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Yao, Ko to battle for opposition spot in Taipei mayor race
Taiwan News, Staff Writer
2014-05-15 10:47 AM
NTUH Trauma Department Director Ko Wen-je said Wednesday that if he falls too far behind DPP poll winner Pasuya Yao in future opinion polls he will drop out of the race rather than attempt to campaign as a third force in the November elections. Asked for numbers as a "handicap” in setting a bottom line for quitting or continuing, Ko said that if he and Yao are seen to be separated by only one or two percent in polling, he will opt to "let the people choose."

Yao told the press Wednesday he will stand for election based on his firm values and those of the DPP. Yao said that even though early polls show him trailing KMT candidate Sean Lien in head-to-head race, to be within striking distance of Lien at this stage of the campaign “should be considered a victory for us.”

Yao said he is ready to compete in the election to determine an integrated opposition candidate and is willing to participate in debates and discussions on issues regarding Taipei City. He said he would support the idea of two or possibly three debates with the two non-party candidates in the race for mayor of Taipei City.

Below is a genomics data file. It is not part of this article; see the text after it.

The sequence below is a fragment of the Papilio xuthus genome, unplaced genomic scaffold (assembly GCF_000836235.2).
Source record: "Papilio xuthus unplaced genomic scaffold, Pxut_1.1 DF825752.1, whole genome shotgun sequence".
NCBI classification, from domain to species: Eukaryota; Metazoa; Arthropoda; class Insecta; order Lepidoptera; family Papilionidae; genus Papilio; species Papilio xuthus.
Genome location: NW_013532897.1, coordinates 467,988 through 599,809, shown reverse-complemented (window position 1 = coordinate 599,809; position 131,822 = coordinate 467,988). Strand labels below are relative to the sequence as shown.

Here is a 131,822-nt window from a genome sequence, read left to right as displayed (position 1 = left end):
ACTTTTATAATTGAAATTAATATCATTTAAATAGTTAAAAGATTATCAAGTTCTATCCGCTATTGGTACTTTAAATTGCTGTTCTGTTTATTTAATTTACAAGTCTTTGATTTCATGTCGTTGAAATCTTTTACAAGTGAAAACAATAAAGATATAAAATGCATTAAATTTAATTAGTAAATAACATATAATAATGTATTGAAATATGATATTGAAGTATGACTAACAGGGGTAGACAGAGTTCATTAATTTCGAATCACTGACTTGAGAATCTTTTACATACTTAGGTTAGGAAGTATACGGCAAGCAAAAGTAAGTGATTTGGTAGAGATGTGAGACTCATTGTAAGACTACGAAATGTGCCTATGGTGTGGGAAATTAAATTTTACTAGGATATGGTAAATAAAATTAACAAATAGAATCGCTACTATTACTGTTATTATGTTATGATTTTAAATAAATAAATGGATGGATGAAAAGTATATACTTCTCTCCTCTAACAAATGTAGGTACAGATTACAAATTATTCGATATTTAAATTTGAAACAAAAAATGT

Ko responded that he was also prepared to face the “unavoidable" and participate in the election for an integrated candidate as laid out by the DPP, including debates if necessary. He said that his campaign is preparing about 30 campaign adds to be launched in June in order to drum up more support in the coming contest.

Ko noted that as part of his campaign to serve as an opposition alliance candidate he will look into the possibility of working with elements of the KMT, the PFP and other political bodies, acting to "integrate as much as we can for the campaign."

Lawyer Wellington Koo, who had been regarded as the front runner in the DPP phase of the nominating process but was outpolled by Yao Tuesday night, issued a statement thank the public and his campaigners for their support. He pledged to continue working with friends and concerned citizens to handle issues related to public affairs, and to support democracy, human rights and the rule of law. He promised to "continue working for the city and the country I love."

Hsu Tain-tsair, who finished a distant third in Tuesday’s poll, said that the election gained him a lot of new friends as well as wider recognition. He said that even though he did not win, he is still thankful to all who supported him during his campaign.

DPP Chairman Su Tseng-chang told reporters Wednesday that the second phase of the party’s quest to find an integrated opposition candidate to face the KMT slate in November will be complete by June 13 at the latest. At that time all data from the polling and balloting in the party’s two stages of the primary will be turned over to the party Central Executive Committee for evaluation to determine the final integrated candidate for the opposition.

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